Translating the Genetic Message
Protein biosynthesis is a complex process requiring ribosomes, messenger RNA (mRNA), transfer RNA (tRNA), and a number of protein factors. The ribosome is the site of protein synthesis. The mRNA and tRNA, which are bound to the ribosome in the course of protein synthesis, are responsible for the correct order of amino acids in the growing protein chain.
Before an amino acid can be incorporated into a growing protein chain, it must first be activated, a process involving both tRNA and a specific enzyme of the class known as aminoacyl-tRNA synthetases. The amino acid is covalently bonded to the tRNA in the process, forming an aminoacyl-tRNA. The actual formation of the polypeptide chain occurs in three steps. In the first step, that encodes the start of polypeptide synthesis. In this complex, the Mrna and the ribosome are bound to each other. The next aminoacyl-tRNA forms a complex with the ribosome and with mRNA. The binding site for the second aminoacyl-tRNA is close to that for the first aminoacyl-tRNA. A peptide bond is formed between the amino acids in the second step, called chain elongation. The chain-elongation process repeats itself until the polypeptide chain is com- plete. Finally, in the third step, chain termination takes place. Each of these steps has many distinguishing features (Figure 12.1), and we shall look at each of them in detail.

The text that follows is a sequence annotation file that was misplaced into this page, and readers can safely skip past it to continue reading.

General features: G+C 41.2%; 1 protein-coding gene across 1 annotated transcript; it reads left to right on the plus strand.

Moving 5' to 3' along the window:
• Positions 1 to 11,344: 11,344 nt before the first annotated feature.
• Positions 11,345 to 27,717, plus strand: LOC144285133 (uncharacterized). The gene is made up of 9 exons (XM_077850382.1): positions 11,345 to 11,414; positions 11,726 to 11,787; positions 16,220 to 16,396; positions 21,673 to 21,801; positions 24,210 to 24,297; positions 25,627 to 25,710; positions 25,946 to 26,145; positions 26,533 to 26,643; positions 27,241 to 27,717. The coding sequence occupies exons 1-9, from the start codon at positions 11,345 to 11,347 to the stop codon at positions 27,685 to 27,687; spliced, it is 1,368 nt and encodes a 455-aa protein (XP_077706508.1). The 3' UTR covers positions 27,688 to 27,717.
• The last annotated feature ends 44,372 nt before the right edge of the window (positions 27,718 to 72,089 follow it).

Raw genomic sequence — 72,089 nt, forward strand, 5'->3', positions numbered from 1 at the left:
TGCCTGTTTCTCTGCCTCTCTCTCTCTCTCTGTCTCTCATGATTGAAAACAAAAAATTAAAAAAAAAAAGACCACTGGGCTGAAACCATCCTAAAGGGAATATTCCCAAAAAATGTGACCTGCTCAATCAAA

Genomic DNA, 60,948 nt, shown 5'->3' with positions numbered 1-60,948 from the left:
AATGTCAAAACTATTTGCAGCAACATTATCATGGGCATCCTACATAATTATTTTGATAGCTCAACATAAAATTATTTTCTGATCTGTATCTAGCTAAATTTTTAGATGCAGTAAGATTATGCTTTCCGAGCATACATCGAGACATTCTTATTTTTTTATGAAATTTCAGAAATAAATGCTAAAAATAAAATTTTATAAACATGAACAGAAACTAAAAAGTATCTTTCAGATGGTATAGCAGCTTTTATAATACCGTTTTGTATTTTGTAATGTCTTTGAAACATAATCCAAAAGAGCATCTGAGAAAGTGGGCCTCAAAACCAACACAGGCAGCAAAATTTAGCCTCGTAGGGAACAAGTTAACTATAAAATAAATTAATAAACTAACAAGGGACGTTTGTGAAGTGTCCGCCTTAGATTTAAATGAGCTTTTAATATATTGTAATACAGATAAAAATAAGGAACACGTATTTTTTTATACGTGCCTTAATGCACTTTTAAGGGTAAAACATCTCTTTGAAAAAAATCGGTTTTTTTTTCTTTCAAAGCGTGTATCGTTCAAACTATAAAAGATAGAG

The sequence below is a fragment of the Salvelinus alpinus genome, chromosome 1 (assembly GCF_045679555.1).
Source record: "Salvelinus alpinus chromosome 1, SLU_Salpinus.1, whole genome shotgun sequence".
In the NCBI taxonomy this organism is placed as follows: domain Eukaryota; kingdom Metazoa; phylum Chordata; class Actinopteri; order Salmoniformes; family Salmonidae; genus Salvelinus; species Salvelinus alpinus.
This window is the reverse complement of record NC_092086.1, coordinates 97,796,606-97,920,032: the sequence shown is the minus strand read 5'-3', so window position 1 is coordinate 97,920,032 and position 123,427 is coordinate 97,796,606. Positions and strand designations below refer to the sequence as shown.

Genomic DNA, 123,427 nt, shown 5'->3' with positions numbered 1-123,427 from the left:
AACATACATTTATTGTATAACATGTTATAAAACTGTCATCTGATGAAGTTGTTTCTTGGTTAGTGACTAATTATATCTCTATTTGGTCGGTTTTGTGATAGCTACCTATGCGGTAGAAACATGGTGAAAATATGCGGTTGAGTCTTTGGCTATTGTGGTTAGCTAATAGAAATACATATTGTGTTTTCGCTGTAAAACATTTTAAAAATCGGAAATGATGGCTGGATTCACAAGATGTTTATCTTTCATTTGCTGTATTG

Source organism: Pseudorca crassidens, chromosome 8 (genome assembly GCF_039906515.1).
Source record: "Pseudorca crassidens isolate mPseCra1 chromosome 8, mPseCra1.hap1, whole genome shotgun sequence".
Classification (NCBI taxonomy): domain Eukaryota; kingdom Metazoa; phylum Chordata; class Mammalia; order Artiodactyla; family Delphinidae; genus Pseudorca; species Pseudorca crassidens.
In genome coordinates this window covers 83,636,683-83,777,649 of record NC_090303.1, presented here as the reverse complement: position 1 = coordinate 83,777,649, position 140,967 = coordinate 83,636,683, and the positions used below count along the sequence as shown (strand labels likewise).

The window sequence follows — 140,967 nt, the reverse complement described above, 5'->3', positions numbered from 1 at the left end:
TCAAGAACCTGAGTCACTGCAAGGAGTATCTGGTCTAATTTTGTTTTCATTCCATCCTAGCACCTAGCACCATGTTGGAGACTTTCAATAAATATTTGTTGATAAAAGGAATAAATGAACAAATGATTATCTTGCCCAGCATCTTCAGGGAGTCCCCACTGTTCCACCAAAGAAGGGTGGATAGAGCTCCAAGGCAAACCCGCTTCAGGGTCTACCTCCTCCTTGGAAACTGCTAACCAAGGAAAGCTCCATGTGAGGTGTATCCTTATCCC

Protein translation involves three types of RNA and many protein factors.
Amino acids are activated via enzymes called aminoacyl-tRNA synthetases.
The formation of a protein takes place in four steps: activation, initiation, elongation, and termination.